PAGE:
Eggs Promote Bowel Cancer
Every year, over a million new cases of colorectal (Bowel) cancer are diagnosed worldwide, and more than 700,000 persons die from the disease annually. According to the American Cancer Society, nearly 53,200 Americans are expected to develop colorectal cancer in 2020. Colorectal cancer rates in the USA increased among people younger than 55 by 2% per year from 2007 to 2016. Reversing this trend is important; a plant-based diet could help prevent this deadly disease if eggs are completely eliminated from the diet.
Many physicians believe that the cause of colorectal cancer is not well understood, but a large number of studies have pointed to high dietary intake of eggs as a risk factor. In order to clarify the bowel cancer-promoting effect of eggs, a team of scientists from the United States conducted a meta-analysis on 15 studies that examined the association between egg consumption and colorectal cancer risk. The research team discovered that colorectal cancer was more likely to occur among frequent consumers of eggs than in individuals who ate few eggs or no eggs.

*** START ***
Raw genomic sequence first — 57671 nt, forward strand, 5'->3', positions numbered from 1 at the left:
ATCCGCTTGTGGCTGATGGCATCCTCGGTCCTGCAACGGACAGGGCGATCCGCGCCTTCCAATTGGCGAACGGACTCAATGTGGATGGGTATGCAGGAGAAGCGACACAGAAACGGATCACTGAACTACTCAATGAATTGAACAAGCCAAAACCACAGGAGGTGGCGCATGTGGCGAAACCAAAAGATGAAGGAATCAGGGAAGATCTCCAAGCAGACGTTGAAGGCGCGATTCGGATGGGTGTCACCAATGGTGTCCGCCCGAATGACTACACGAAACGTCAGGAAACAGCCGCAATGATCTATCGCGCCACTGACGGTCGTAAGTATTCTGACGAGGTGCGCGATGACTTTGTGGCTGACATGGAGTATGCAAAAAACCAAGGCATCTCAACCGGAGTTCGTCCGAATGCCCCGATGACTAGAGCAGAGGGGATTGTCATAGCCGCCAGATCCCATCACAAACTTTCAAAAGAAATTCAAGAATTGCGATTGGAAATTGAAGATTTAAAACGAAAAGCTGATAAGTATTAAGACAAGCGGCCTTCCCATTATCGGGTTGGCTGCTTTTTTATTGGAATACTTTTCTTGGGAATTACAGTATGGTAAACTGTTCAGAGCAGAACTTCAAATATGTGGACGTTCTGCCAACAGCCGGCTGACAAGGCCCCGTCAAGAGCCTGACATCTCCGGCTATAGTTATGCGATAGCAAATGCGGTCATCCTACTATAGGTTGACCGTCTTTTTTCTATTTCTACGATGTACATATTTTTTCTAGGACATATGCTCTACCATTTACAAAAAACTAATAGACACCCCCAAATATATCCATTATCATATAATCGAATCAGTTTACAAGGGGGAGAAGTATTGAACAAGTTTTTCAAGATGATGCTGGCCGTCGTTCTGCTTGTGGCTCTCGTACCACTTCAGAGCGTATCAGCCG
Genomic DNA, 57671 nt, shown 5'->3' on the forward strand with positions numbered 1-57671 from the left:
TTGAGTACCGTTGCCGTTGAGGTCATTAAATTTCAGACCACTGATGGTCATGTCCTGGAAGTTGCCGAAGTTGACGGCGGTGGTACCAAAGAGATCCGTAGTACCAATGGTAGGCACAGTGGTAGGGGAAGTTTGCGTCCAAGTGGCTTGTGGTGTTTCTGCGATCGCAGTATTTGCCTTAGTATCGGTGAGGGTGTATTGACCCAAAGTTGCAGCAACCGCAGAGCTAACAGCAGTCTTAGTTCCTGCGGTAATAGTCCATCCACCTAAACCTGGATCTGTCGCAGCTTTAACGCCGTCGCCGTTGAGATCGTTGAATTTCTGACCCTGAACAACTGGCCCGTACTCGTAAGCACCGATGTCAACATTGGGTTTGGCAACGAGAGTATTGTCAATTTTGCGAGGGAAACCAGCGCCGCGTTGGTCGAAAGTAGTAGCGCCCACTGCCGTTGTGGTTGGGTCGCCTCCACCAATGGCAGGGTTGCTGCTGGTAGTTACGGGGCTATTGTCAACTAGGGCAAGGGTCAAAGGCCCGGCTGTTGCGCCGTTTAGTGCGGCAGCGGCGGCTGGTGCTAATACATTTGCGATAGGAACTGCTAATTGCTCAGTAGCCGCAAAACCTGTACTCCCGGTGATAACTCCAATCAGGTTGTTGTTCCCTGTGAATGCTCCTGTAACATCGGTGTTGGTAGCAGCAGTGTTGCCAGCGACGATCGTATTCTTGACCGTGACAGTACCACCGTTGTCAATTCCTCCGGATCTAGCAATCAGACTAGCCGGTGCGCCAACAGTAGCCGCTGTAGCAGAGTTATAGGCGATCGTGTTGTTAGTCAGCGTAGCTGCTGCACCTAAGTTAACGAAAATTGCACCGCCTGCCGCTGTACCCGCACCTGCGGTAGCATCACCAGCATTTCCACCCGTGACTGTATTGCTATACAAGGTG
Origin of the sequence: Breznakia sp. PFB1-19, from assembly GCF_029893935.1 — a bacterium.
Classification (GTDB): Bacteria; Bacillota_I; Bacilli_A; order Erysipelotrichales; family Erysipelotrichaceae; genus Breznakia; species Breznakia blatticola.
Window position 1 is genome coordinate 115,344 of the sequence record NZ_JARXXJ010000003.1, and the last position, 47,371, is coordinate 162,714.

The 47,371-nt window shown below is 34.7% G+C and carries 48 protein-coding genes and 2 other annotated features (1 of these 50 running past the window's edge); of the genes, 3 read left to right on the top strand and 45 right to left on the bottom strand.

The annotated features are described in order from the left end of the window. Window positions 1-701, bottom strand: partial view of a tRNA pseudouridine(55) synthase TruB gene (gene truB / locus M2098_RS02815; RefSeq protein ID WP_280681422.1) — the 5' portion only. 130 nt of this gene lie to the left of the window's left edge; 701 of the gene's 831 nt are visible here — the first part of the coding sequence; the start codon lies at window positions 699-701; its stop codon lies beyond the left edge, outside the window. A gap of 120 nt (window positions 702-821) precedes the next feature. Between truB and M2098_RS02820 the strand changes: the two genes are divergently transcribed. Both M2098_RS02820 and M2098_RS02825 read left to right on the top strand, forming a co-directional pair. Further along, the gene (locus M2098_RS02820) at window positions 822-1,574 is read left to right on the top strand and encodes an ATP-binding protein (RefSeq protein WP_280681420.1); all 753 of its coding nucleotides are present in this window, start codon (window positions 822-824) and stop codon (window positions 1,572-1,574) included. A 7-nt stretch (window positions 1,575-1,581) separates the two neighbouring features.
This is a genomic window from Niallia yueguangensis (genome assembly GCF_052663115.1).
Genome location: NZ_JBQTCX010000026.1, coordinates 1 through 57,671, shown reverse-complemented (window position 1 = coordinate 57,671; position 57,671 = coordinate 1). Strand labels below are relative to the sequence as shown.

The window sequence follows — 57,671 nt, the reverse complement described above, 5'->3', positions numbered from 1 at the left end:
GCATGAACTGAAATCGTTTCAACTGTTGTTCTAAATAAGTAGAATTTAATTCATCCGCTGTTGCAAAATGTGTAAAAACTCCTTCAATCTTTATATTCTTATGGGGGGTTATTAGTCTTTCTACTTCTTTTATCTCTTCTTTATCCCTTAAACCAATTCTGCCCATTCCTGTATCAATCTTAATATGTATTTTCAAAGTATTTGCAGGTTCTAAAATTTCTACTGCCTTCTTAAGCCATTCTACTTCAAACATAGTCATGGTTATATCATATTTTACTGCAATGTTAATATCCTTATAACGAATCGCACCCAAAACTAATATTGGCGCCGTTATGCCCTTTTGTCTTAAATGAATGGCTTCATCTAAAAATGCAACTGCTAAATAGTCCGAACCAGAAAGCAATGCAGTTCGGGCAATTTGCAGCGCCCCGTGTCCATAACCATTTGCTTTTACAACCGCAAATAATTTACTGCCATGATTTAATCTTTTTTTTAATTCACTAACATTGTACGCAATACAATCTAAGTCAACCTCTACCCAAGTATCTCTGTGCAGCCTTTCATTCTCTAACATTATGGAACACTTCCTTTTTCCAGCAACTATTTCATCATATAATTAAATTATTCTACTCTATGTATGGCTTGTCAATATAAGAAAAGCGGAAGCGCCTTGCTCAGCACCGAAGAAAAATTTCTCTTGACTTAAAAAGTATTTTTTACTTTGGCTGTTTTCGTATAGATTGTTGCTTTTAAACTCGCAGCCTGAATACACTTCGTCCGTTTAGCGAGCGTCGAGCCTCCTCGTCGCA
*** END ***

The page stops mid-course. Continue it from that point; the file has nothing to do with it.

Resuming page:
Another study showed that people who consumed 1.5 eggs per week had almost 5 times higher chances of having colon cancer than their peers who rarely ate eggs or did not eat eggs at all. Experts at Hipple Cancer Research Center, Ohio, United States, who analyzed data from the World Health Organization (WHO) and Food and Agriculture Organization (FAO) centered around the egg consumption rates and colorectal cancer incidence in 34 countries, found out that individuals on high-egg diets were more likely to die from cancer of the colon and rectum. Researchers postulate that the choline, sulfur, and AGE's (advanced glycation end products) contained in eggs worsen the risk of bowel cancers.
The implication of the findings of these studies is that eggs may be a contributing factor to colorectal cancer development and mortality. Though bowel cancer is the second leading cause of cancer death in the United States, it is still one of the most preventable cancers around. Making healthy lifestyle changes centered around the complete avoidance of animal protein can help to prevent a large number of cases of colorectal cancer, even if that animal protein is fat-free such as in egg whites. Cage-free, organic eggs do not lower this risk of GI cancers compared to conventional eggs raised in caged-animal farming operations. Adding more plant foods, such fruits, vegetables, whole grains, and legumes, and eliminating eggs from our diets can help us to fend off this deadly cancer.
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